From the glitz of Las Vegas to the hustle and bustle of Tokyo’s Shinjuku district, neon signs have become an iconic element of many cities. One very important question though. When were the first neon signs introduced and how has the technology evolved since then?
This Neon Museum blog delves into a brief history of neon signs from the first examples to some of the most modern applications. Read on to learn more about the exciting evolution of some of the most mesmerizing lights.
The First Neon Signs
French engineer Georges Claude is widely accepted to be the inventor of neon lighting. Inspired by Heinrich Geissler’s ‘Geissler tubes’, Georges Claude realized that passing electrical current through rarefied gas in a tube would create a neon glowing discharge which could have a striking visual effect. After this discovery, he first unveiled his invention at the Paris Motor Show in 1910. Claude would later patent his invention and start selling neon signs through his company Claude Neon Lights.
Following his patent, the first use of a neon sign is believed to have been by a Parisian hairdresser in 1912. The words ‘Palais Coiffeur’ were illuminated in neon above the shopfront and became a prominent feature along Boulevarde Montemartre, inspiring other business owners across Paris to order their own signs.
The Popularization Of Neon
The usage of neon lighting was mostly confined to Paris until the 1920s, after which it started to be used throughout the rest of France and the world, and neon signs wouldn’t be introduced to the US until the 1920s. Earle C Anthony is believed to be the first US business owner to use neon signage - in 1923, he ordered two signs reading ‘Packard’ to be used by two car dealerships in Los Angeles.Neon sign usage quickly caught on after this throughout the rest of the country.
In 1924, the first neon sign was installed in New York’s Times Square advertising automaker Willys-Overland. A Chinese restaurant called Orange Garden is meanwhile reported to have introduced the first neon sign to Chicago in 1926.
As for a history of neon in Las Vegas, the first signs are believed to have appeared between 1928 and 1930. Ethel Guenter, owner of the Overland Hotel, is believed to have installed the first neon sign in Las Vegas. This was followed by famous examples such as the Oasis Cafe sign in 1929 and the Las Vegas Club sign in 1930.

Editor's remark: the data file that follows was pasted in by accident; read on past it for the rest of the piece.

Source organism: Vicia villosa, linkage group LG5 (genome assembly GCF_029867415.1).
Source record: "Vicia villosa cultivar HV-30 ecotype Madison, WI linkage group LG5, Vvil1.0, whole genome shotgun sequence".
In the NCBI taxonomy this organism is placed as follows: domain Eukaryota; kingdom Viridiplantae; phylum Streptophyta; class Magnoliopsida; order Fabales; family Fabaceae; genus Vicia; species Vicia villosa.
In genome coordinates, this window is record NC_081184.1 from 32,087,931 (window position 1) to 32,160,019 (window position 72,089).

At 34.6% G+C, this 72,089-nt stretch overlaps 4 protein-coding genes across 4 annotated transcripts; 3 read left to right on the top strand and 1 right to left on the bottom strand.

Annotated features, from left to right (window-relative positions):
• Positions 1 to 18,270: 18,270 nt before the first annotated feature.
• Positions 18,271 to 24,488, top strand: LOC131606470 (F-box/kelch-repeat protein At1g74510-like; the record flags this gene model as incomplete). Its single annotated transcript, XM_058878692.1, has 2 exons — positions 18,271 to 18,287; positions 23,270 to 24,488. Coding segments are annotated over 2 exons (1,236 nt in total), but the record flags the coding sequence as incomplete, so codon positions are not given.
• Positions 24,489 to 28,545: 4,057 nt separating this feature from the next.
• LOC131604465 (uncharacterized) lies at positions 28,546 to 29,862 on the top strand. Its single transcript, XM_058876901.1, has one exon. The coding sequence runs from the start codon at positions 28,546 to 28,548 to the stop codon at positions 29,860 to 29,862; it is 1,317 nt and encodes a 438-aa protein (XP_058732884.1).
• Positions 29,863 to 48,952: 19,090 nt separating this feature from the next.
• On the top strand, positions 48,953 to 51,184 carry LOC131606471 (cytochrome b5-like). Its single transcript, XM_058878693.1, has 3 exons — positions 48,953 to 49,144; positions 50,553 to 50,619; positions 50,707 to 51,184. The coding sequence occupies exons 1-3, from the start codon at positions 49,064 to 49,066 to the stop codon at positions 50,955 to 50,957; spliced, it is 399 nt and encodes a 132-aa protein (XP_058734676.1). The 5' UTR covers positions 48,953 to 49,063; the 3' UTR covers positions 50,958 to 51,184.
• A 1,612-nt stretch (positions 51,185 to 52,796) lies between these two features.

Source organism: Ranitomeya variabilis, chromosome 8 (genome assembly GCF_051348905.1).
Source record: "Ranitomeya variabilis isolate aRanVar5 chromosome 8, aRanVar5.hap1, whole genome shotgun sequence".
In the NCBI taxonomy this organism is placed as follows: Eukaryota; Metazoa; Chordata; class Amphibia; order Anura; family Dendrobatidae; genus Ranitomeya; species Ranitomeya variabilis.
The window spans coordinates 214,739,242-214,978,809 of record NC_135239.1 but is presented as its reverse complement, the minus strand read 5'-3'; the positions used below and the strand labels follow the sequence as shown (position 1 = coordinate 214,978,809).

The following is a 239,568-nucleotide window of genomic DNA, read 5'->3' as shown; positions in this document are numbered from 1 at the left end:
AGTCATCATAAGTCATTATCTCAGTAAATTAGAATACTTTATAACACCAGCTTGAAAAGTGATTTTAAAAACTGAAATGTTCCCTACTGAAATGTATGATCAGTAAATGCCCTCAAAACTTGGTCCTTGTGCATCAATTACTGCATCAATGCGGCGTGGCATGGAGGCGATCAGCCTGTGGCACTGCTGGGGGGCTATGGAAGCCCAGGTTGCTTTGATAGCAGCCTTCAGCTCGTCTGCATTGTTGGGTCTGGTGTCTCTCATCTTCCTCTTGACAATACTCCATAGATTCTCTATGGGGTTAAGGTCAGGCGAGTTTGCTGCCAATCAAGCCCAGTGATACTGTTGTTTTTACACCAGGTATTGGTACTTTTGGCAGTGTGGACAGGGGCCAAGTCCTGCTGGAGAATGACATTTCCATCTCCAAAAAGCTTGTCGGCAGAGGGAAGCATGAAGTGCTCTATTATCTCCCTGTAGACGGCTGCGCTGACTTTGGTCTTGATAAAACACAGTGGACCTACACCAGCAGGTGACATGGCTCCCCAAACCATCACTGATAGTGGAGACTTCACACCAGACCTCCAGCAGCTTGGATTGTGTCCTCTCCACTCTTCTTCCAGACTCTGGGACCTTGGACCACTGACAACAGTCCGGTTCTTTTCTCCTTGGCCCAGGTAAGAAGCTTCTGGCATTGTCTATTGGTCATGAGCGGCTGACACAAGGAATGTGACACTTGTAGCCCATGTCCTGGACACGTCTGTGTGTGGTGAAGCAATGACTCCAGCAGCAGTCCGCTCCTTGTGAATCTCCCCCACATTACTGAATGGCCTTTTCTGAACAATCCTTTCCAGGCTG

The Neon Sign Peak
By the mid-1930s, neon signs could be found across almost every major city in the world and had become a popular form of advertising. This popularity continued long into the 1950s.
During this time, neon lighting technology saw some big improvements, which helped to increase its popularity. The use of argon instead of neon and experimentation with different fluorescent tube coatings helped to enable a greater range of neon sign color options. As a result neon signs became more multicolored and detailed.
Some of the most iconic neon vintage signs in Las Vegas were installed throughout this period including the ‘El Cortez’ sign in 1941, the ‘Flamingo’ hotel sign in 1953, the ‘Welcome to Fabulous Las Vegas’ sign in 1959. The Neon Museum dedicates itself to the preservation and restoration of these vintage signs, which play a big part in the character of Las Vegas.
The Decline Of Neon Signage
Neon sign usage was in decline by the 1960s. At this point neon signs were no longer a novelty, and cheaper forms of illuminated signage were becoming more popular. Many neon signs up until this point were also made from glass containing lead. Health concerns over the use of lead in construction in the 1960s contributed to the decline of neon signage in favor of safer options.
The transition from neon to LED lighting not only revolutionized commercial lighting but also paved the way for environmentally sustainable and cost-effective illuminated signs, ensuring a bright and vibrant future for the world of signage.
The Neon Revival
During the 1980s, neon experienced a brief revival. TV series like Miami Vice helped to encourage this love for neon with many nightclubs, hotels and bars adopting neon once again as a symbol of luxury.
Neon fell out of favor again in the 1990s, however recently has been seeing a comeback. The biggest difference between vintage neon signs and modern neon signs is that most modern neon signs do not actually use neon - instead they simply use colored LEDs that help to simulate the colors produced by traditional neon and argon lighted signs. While still used in advertising, modern neon-style signs are more often used in an artistic manner. Many are used to create eye-catching images rather than text and are used within the interior of buildings as commonly as the exterior to help set a mood.
Here at The Neon Museum we marvel at the remarkable evolution of neon signs, which have transcended time to become cherished icons of our urban landscapes. From their vintage beginnings to the modern era where innovation has brought forth a new era of creativity, neon signs have left an indelible mark on our culture.
As we embrace the future, we eagerly anticipate the next chapter in the ever-evolving story of neon signs, where technology, artistry, and the spirit of innovation will continue to shape these luminous wonders.